The Non-potable Water Program creates a streamlined process for new commercial, multi-family, and mixed-use developments in San Francisco to collect, treat, and reuse alternate water sources for toilet flushing, irrigation and other non-potable uses. Established through an ordinance adopted by the San Francisco Board of Supervisors in September 2012, this program establishes guidelines for developers interested in installing non-potable water systems in buildings and local regulations to ensure appropriate water quality standards. In October 2013, the Ordinance was amended to allow for buildings to share treated alternate water sources for non-potable applications.
In a dense, urban center like San Francisco, the use of onsite alternate water sources is a key strategy for expanding potable water savings. This includes a range of strategies from rainwater harvesting for irrigation to blackwater treatment and reuse for toilet flushing, both of which are incorporated into the new SFPUC Headquarters (525 Golden Gate Ave). Several other developments in San Francisco are also operating or are in the process of installing a non-potable water system. For more information about these developments, please see the San Francisco’s Non-Potable Water System Projects case studies.
Innovation in Urban Water Systems
On May 29-30, 2014, a dedicated group of water agencies, public health departments, and research institutions from across North America met in San Francisco to discuss onsite water treatment systems at the Innovation in Urban Water Systems Meeting. Using the experiences shared from those organizations present at the Meeting, the “Blueprint for Innovation in Urban Water Systems: Expanding Onsite Water Treatment Systems” will be developed and serve as a how-to guide for communities interested in implementing onsite treatment programs. The Blueprint will be developed in summer 2014 with a planned release date of September 2014. Please visit the Innovation in Urban Water Systems webpage to find out more information about the meeting and participating agencies.
Do the requirements apply to me?
Installation of an onsite non-potable water system is voluntary. However, if you choose to install a system on your property, then the requirements of the Non-potable Water Program apply to you.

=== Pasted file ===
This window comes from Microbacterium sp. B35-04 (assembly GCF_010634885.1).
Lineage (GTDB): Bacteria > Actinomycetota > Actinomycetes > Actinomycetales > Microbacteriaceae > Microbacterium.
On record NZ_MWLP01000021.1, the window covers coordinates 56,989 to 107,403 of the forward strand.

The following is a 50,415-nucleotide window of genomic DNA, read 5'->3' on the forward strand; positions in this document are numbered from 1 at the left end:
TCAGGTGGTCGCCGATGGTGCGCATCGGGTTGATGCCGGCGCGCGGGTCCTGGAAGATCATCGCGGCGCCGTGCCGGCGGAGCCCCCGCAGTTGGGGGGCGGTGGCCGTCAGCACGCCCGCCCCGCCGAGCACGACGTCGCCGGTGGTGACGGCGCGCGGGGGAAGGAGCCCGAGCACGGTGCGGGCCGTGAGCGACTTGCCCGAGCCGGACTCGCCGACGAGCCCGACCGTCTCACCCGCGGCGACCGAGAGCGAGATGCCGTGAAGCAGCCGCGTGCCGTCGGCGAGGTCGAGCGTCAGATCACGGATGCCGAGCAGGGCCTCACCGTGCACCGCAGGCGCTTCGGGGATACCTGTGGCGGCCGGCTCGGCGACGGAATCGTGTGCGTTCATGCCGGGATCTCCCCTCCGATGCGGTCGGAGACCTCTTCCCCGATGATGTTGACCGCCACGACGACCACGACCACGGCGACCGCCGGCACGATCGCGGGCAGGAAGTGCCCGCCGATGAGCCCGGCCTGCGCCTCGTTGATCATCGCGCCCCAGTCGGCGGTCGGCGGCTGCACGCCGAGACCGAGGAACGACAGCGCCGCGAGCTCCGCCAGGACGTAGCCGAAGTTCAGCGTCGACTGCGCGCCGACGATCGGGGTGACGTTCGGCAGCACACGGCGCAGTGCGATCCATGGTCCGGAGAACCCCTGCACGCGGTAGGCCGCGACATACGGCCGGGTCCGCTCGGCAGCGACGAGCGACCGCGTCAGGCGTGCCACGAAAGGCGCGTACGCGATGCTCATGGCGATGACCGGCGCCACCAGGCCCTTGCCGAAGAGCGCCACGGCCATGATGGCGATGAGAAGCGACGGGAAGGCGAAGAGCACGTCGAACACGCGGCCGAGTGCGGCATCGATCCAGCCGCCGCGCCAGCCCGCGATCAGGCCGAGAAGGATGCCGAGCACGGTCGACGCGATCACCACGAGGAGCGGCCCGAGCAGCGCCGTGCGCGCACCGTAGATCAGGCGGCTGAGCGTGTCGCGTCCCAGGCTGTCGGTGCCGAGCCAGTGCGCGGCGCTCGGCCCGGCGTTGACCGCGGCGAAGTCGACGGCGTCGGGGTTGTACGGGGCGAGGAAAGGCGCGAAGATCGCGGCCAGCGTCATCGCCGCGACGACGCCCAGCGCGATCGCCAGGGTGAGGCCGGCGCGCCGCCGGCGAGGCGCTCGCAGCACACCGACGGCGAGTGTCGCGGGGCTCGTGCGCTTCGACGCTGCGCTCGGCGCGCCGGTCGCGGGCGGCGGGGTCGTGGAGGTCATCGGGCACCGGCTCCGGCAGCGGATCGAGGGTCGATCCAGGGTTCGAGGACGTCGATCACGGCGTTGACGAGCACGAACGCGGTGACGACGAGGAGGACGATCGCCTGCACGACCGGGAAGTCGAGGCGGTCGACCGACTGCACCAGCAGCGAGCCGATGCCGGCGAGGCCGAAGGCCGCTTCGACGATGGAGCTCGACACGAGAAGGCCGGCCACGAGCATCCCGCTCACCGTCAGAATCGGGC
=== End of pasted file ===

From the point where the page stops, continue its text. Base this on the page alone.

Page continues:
Non-potable Water At a Glance
To encourage the reuse of water generated onsite to expand water savings and further diversify our water supply portfolio.
Who Must Comply?
Anyone who installs and operates an onsite non-potable water system.
Health Code, Article 12C;
Rules and Regulations
September 11, 2012
See the Non-potable Water Program Factsheet and Guidebook.
Non-potable Water Program
How do I comply?
Engage SFPUC early on in your process by completing the Non-potable Project Water Budget Application. From here, the SFPUC can provide technical and regulatory guidance to help your project move forward including the following:
- Non-potable water calculators that will help estimate your project’s potable and non-potable water demands as well as the availability of onsite water sources. The SFPUC has developed a single-site calculator and a district-scale calculator.
- Step-by-step Guidebook on the permitting process.
- Grant program that will provide up to $250,000 for projects over 100,000 square foot in size implementing on-site reuse to replace at least 1,000,000 gallons per year of the project's potable water use; or up to $500,000 for district-scale projects that consist of two or more parcels that share treated alternate water sources and replace at least 3,000,000 gallons per year of the project’s potable water use.
The proper operation and maintenance of such systems are critical to protect public health and the City’s drinking water system and requires permits from both the Department of Public Health and the Department of Building Inspection.
What are non-potable water sources?
Alternate sources of water that can be used in an onsite non-potable water system are:
- Rainwater – precipitation collected from roofs or other manmade above grade surfaces
- Stormwater – precipitation collected from at or below grade surfaces
- Graywater – bathroom sinks, showers, and washing machines
- Blackwater – graywater, kitchen sinks and toilets
- Foundation Drainage – water that floods basements
- Other sources as approved by SFDPH
Please see the program resources listed below for links to the Application, SFDPH Rules and Regulations for Non-Potable Water Reuse, and other useful documents.
If you have questions or need additional assistance, please email firstname.lastname@example.org.
These resources are available to help you comply with San Francisco’s Non-potable Water requirements: